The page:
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From "Bruno Melloni" <Bruno.Mell...@wnco.com>
Subject RE: network logging performance
Date Thu, 04 Sep 2008 13:23:04 GMT
**Theoretically**, a logging event should be a 'fire and forget'
activity from the perspective of the application.  That means that you
should be able to submit the logging event to the 'logging system'
without blocking, and then the 'logging system' should be able to
deliver those logging events to the final destination on its own
thread(s) and at its own speed.  As long as the average volume of
logging does not exceed the capacity of the actual logging mechanism
(i.e.: over the network) then there ought to be no impact whatsoever to
the application (except perhaps for the cpu overhead of the physical
logging thread(s)).

I don't know log4j well enough to say whether it is already doing this
isolation of 'log event submission' vs 'log event processing'.  If it
doesn't, you should be able to have your application submit all logging
requests through a class written by you that puts all requests into a
memory cache, ensuring no blocking.  Then have one or more separate
threads handling the 'log event processing' independently from the rest
of the app.  For safety, you should probably add some code that monitors
memory, disk and network utilization by this approach and notify you
(perhaps by email) when things get backed up - that way you'll detect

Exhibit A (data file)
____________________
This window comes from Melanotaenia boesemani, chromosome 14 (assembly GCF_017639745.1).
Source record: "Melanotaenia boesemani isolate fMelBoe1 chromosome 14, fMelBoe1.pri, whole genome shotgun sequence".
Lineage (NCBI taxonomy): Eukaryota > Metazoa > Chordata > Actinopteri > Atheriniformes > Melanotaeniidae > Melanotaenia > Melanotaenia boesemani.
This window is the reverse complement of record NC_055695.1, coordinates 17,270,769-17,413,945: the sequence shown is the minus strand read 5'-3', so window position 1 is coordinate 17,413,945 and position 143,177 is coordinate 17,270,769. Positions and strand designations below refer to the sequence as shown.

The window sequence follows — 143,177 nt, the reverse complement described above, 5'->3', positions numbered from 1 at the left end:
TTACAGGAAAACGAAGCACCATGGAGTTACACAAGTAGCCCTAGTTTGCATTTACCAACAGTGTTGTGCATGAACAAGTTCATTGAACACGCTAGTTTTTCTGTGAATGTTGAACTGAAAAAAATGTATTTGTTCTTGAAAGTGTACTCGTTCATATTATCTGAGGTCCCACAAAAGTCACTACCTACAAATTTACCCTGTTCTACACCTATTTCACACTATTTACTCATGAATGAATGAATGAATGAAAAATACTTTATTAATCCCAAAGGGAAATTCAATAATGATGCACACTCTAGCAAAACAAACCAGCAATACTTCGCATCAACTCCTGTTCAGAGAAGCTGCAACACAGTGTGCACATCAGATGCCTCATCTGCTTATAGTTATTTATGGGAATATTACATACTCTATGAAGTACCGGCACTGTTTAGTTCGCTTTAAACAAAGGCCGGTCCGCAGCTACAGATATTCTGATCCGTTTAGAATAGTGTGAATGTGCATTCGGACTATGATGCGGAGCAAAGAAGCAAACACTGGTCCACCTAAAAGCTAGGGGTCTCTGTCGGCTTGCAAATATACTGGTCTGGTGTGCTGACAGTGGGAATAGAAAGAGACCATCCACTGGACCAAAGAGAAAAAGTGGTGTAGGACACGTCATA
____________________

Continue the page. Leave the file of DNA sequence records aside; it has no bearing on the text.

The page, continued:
any volume-caused issues before they have a chance to impact the app.

If you really wanted to be bulletproof, implement the cache to use
memory first (up to some limit) and then overflow to a local file cache.
That way if your network gets bogged down by issues other than your
app's you would still be able to continue functioning while the network

I know that did not answer your immediate question, but it should help
some in making your choices.


-----Original Message-----
From: Paul Smith [mailto:psmith@aconex.com] 
Sent: Wednesday, September 03, 2008 8:31 PM
To: Log4J Users List
Subject: network logging performance

If anyone out there is using "Logging over the network" of any form
(socket, JMS, Multicast, syslog appenders etc), this topic is for you.  
I'm wondering whether people could comment on their experience setting
up high performance logging of application data over the network.  The
cost of shipping an event over the wire compared with writing it to a
local file is obviously higher, and so one can notice user-visible
impact if the logging volume is high when using network-based logging
(unless one wraps it in AsyncAppenders).

Just curious to hear peoples experiences, strategies, and thoughts.   
Perhaps people can relate to the flow rate they've manage to achieve
under different configurations.

The driver to my question is that for my Apache Lab project (Pinpoint)
I'm building a central logging repository server to allow data mining of
the generated logging events.  In a high performance site one can have
many logging events shipped from multiple threads in, say, a web- app,
being shipped serially over the wire, so slowing down the logging can
slow down the response time.


Paul Smith

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